Not only did two Japanese companies provide the state-of-the-art tunnel boring technologies for the 44.6km-long tunnel – deemed South-East Asia’s longest water tunnel – Japan International Cooperation Agency (JICA) topped it up with soft loans worth ¥82bil (RM3bil) payable over 40 years for the project.
“I thank the Japanese government. Japanese technology helped us through JICA and its funding as well in order to do this with local construction companies. Now, we are bringing water across and this is a good working relationship between Japan and Malaysia as far as the water industry is concerned,” Dr Xavier said in conjunction with the official handing over of the operation of the Stream B of the Langat 2 water treatment plant in Hulu Langat on Tuesday.
The Federal Government has allocated RM4.2bil for the construction of the Langat 2 plant that will be able to supply 1,130 million litres per day (MLD) to nearly two million people in the Klang Valley upon its full completion in 2023.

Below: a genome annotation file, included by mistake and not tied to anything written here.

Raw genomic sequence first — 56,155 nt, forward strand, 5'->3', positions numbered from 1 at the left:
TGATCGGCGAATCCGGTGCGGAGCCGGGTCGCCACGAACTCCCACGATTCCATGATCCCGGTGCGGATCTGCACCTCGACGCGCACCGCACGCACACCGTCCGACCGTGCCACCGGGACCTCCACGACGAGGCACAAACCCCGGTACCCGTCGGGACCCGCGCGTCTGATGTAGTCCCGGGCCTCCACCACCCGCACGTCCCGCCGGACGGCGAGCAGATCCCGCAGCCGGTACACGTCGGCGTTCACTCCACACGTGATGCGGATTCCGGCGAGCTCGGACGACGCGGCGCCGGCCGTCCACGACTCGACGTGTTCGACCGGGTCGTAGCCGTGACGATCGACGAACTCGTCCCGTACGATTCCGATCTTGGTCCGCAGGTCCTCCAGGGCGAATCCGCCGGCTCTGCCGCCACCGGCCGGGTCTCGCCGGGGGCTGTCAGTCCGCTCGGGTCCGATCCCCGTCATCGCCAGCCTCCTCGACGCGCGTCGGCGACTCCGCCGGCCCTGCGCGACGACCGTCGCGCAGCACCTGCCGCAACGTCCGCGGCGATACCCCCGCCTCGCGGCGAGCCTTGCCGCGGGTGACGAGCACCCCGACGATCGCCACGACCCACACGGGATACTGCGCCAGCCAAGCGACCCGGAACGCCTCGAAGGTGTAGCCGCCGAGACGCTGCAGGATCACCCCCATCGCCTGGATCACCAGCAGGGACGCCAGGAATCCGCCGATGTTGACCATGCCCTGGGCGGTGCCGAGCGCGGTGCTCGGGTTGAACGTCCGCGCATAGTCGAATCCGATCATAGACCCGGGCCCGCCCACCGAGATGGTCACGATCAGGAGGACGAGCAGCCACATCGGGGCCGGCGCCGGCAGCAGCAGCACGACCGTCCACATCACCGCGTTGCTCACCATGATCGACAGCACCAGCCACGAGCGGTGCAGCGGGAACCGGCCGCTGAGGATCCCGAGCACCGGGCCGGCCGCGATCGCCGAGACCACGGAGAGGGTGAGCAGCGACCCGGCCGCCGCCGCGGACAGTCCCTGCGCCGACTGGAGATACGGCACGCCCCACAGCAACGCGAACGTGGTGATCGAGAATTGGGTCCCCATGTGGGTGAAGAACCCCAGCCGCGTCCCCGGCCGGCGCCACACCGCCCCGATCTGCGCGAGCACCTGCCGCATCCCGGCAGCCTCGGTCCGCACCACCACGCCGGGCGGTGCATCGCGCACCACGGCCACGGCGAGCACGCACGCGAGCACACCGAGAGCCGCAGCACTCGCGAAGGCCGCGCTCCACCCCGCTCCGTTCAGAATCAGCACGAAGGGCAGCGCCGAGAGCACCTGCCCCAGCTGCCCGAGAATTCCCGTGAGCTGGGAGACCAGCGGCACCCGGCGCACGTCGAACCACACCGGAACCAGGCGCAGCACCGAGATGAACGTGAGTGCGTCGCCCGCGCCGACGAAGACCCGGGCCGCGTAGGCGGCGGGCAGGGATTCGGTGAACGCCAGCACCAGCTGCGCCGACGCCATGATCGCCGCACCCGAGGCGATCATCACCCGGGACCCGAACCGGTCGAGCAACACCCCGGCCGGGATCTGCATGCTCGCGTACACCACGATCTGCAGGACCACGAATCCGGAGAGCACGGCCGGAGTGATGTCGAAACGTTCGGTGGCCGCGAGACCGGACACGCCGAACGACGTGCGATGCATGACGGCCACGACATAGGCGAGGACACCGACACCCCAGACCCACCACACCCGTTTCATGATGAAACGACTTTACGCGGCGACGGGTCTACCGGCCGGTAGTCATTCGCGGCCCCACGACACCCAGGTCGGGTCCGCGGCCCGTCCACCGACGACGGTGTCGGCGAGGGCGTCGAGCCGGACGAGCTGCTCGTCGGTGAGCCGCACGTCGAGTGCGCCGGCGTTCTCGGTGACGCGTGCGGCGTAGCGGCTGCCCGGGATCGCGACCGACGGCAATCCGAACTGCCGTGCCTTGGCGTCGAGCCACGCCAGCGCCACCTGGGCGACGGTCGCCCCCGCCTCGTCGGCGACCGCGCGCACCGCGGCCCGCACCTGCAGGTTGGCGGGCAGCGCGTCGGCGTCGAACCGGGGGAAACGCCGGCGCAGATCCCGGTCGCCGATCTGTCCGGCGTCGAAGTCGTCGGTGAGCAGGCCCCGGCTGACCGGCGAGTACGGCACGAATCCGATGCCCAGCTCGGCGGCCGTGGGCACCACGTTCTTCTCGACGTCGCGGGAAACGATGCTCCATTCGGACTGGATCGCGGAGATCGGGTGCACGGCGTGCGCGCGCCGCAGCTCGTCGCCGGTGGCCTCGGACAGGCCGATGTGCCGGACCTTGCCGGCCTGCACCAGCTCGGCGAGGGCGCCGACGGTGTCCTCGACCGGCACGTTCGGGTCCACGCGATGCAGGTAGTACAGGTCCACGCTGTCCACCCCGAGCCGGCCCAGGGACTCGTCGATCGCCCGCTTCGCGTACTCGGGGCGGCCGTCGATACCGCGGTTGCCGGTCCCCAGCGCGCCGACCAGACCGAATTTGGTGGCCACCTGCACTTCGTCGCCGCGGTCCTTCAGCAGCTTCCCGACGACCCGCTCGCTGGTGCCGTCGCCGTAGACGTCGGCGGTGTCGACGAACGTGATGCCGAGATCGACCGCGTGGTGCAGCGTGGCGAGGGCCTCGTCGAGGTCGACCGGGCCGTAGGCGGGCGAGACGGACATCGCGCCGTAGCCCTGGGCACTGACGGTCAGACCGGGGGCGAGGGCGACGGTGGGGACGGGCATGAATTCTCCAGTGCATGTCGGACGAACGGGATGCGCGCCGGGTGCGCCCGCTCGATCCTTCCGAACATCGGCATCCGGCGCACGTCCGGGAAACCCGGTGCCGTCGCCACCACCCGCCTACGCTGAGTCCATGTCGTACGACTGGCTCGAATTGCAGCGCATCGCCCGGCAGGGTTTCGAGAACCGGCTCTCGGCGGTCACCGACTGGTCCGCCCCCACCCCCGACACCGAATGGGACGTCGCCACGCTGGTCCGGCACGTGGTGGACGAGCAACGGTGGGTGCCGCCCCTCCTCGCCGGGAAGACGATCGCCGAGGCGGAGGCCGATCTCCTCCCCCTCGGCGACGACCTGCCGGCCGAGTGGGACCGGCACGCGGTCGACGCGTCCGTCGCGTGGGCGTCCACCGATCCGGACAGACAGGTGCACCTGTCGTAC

The Stream B that was completed recently is ready to supply 565 MLD to almost 900,000 people in Hulu Langat, Cheras, Bangi, Semenyih and Pudu areas.
Dr Xavier said with the successful completion of the tunnel, his ministry is now planning similar projects in other areas especially in bringing water from a distance.
He said Japan had also offered to send 10 to 15 Malaysian officers to Japan to learn how they manage their underground water systems in line with Malaysia’s own plans to tap underground water.
Japanese Ambassador to Malaysia, Hiroshi Oka, who was also present at the handing over ceremony, congratulated the government and people of Malaysia for the completion of the project.
“The significance of the project is better understood when you bring raw water from Pahang state to the Langat 2 plant. In cooperation with the Malaysian government, the Japanese government with the support of JICA constructed firstly a dam and also the very long water tunnel to this Langat 2 plant.
“Actually, this water tunnel is the longest in Asean countries. In that sense, this is very remarkable and we are happy to be part of this project,” Oka added.
Meanwhile, JICA Chief Representative in Malaysia Fukawa Kensuke said the project symbolised Japan’s pursuit of implementing quality infrastructure projects to improve the lives of Malaysians in all fields.
Two Japanese companies – Nakajima and Nishimatsu – were involved in the tunnel construction while another company, Hazama, in the treatment plant.
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